Matt Geller, OD, sat down with Linda Chous, OD, who shares great tips on handling children and contact lenses and how to use this demographic to develop a niche practice.
“Usually around middle school, kids start wondering about contact lenses,” Chous says. And some parents want to know what the “magic age” for contact lenses is — but of course, there’s no magic age. What Chous looks at, she says, is “motivation and responsibility.”
When it comes to motivation, she means the patient’s motivation—not the parents’! “As you might expect,” Chous says, “There are a lot of parents that are more interested in their child wearing contact lenses than the child is. Especially for sports, if they’re a gymnast or a dancer or a skater, a lot of times the parents will say, “It would be really good if you had contacts for that,” and the child doesn’t want to have anything to do with that. And it never works!”
The other major factor is responsibility. And by this, Chous says, she doesn’t mean chores or homework, but rather, whether a child is able and willing to come to their parents or their optometrist if they’re having a problem with their contacts. “It’s the responsibility of knowing that they need to tell Mom, or a teacher, or a school nurse, or me if there’s something wrong.”
She remembers from her own experience wearing contacts in high school how worried she was that the contacts would be taken away if she gave any indication that something was wrong. “I would have put rocks in my eyes if I had to,” she jokes. “And actually, they were PMMA, so I did put rocks in my eyes!”
So what Chous does with her patients is make it very clear that the trial contacts are not the only option! She shows her kids all the options in the contacts catalogue and makes sure that they know to come to her directly with any complaints about their contacts. “Kids learn early with me, so you can blame me ten years later when you have a complaining patient: Oh, they must have seen Linda Chous!” she laughs.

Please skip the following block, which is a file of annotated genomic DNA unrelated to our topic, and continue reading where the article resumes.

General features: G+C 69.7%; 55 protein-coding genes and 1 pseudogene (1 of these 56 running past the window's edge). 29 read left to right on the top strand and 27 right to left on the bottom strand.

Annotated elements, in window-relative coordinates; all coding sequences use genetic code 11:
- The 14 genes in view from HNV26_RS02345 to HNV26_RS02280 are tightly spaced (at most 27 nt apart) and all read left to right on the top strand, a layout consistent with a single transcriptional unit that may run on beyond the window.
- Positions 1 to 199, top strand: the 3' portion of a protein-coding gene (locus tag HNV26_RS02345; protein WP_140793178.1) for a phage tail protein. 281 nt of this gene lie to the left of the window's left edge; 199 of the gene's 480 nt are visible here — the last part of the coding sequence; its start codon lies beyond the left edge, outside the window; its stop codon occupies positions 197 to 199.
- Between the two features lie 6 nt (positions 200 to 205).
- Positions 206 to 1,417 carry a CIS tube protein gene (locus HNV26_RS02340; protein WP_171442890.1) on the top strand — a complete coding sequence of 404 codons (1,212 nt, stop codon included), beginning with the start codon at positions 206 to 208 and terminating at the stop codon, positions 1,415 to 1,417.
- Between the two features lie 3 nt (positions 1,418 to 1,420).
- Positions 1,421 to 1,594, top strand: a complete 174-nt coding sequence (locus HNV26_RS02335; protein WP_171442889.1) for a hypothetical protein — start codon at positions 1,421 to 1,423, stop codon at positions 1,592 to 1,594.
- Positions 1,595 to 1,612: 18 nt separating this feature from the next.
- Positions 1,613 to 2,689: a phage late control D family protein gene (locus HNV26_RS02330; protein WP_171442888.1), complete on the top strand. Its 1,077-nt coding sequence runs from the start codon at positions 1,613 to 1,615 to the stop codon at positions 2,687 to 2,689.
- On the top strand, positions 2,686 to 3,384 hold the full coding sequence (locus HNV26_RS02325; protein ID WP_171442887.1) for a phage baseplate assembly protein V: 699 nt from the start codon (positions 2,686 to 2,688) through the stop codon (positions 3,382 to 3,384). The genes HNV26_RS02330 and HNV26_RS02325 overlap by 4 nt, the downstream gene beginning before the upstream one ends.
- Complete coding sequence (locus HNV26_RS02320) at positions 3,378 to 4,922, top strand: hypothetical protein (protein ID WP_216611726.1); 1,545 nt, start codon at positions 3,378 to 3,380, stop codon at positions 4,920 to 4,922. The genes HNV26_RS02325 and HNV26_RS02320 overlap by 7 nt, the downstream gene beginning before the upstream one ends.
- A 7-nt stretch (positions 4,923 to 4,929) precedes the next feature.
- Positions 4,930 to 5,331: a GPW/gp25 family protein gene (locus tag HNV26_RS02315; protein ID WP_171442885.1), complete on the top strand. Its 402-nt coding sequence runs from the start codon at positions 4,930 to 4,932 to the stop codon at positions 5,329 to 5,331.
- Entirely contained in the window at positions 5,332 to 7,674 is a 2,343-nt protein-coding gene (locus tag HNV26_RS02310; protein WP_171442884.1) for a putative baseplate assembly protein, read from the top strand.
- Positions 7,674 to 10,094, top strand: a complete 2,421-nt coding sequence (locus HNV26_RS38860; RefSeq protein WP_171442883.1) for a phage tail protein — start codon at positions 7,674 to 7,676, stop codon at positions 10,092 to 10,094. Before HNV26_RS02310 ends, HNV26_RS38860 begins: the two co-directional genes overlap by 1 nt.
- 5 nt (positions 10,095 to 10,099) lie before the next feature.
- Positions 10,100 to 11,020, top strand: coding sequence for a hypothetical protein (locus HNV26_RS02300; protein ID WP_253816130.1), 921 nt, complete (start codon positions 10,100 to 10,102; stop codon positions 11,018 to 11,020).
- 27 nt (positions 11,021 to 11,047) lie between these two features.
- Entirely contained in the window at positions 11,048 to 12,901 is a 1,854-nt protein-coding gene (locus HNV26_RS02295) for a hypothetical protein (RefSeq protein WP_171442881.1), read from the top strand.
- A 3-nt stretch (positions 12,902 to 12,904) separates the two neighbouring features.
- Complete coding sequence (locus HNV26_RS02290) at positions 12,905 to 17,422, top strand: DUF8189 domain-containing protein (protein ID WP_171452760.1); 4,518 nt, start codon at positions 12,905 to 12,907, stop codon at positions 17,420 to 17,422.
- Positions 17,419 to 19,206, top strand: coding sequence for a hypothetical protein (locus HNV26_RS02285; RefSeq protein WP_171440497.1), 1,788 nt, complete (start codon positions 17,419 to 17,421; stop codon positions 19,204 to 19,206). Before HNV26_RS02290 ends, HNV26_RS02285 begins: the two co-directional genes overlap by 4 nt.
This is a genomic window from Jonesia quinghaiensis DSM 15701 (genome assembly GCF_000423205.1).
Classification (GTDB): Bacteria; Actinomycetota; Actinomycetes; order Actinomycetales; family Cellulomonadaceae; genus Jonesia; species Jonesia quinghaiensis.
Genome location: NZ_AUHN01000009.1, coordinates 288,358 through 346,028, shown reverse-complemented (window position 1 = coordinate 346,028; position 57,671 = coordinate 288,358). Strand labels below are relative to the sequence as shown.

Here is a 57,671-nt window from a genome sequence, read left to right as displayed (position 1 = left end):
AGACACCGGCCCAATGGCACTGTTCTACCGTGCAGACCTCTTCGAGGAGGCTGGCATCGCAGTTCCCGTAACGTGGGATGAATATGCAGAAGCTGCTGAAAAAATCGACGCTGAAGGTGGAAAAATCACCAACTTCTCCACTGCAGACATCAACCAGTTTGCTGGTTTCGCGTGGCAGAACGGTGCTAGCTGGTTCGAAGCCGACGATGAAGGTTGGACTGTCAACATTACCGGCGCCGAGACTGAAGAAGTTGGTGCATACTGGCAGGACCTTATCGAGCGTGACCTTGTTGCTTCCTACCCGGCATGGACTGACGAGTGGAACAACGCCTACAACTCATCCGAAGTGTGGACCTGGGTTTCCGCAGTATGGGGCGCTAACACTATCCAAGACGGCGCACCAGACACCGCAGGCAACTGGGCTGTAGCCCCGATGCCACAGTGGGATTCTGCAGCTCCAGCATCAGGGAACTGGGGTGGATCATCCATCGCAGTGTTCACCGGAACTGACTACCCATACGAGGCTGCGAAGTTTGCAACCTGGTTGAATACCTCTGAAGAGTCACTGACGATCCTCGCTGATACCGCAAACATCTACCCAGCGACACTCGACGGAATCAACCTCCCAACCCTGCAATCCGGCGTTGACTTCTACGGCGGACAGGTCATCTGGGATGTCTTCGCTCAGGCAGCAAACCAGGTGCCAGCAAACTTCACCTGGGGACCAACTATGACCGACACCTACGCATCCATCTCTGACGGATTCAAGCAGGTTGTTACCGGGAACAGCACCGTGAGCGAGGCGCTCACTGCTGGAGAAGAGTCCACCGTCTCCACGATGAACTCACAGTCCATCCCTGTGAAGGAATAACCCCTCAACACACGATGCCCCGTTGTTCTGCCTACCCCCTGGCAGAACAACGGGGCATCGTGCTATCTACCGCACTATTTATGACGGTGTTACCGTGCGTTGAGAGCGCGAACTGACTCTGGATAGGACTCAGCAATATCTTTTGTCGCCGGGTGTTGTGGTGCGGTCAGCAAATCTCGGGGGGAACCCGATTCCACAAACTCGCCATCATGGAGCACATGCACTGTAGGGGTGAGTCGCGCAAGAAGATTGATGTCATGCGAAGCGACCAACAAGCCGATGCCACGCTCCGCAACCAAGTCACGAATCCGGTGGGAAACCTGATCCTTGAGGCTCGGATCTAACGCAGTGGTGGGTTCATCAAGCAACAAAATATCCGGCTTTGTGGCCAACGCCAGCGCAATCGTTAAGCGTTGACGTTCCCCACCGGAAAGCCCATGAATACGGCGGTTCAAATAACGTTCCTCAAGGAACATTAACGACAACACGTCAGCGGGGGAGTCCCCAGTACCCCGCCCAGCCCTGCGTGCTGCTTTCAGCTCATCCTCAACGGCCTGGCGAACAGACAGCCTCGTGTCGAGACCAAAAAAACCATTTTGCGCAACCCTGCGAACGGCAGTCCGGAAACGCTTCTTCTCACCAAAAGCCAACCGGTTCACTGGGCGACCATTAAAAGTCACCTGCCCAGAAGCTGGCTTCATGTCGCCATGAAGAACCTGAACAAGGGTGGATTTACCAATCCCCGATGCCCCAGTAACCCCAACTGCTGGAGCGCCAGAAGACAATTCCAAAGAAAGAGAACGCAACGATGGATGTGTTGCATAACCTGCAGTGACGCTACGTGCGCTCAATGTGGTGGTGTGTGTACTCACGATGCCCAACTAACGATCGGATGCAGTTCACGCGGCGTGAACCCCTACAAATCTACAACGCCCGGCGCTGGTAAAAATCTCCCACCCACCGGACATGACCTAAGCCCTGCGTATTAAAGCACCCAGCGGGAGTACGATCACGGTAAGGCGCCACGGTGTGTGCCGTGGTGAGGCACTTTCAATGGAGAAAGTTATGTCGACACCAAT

What’s her message to ODs who might be interested in merging the modality of contact lenses and pediatrics?
Communicate! A lot of people think there’s a “magic age” (usually 16), but there isn’t, and clearing up that misconception is half the battle. “Especially when you go into those lifestyle questions about the sports that they play or the hobbies or activities that they do,” she recommends, it’s easy to ask if they’ve ever considered wearing contacts.
For a lot of kids—and parents!—daily disposables are a huge hit. Kids and parents don’t have to worry about lens care and risk, particularly if they’re wearing contacts for activities rather than immediately wearing them full-time. However, “once they start wearing them, they start wearing them full-time,” Chous adds.
When Chous opened her practice in 1991, she wanted to create a setting where parents could imagine bringing their kids and feeling comfortable. She says that she assumed she’d get parents bringing in their kids with a note from the school nurse that their child was having trouble seeing—but what she got was slightly different. “I started seeing all these two-year-old accommodative esotropes. I was seeing all these plus kids, and kids with high astigmatism. And eventually they got to the age where they wanted contact lenses. And I was oftentimes limited to the lenses I could suggest to them because of the parameters that were available.” As her patients aged and the technology developed, she started adding more contact lenses to her practice’s services.
So what does this kind of specialty service mean for practice marketing? “Early on in my practice we did all kinds of advertising,” says Chous. But word-of-mouth, particularly when you’re doing something as unusual as pediatric contact lenses, is a powerful force! “It’s inexpensive and it works wonders,” Chous says, “Because it’s testimonials.”
When asked if she asks patients to recommend her, Chous laughs. “I’m kind of like, hey, whatever works! That’s a great way to do it, I think. You don’t get what you don’t ask for, right?”
It’s a very fulfilling modality for Chous. “My motto is, we see big kids too,” Chous laughs. “I’ve developed this secondary niche of moms who are around the age of forty, early forties, who are looking at bifocal contact lenses, or who are experiencing dry eye. It’s almost like a little secondary niche that I’ve developed because I started seeing their children. And so it’s opened up my practice to other areas too, that can be just as interesting as working with kids.”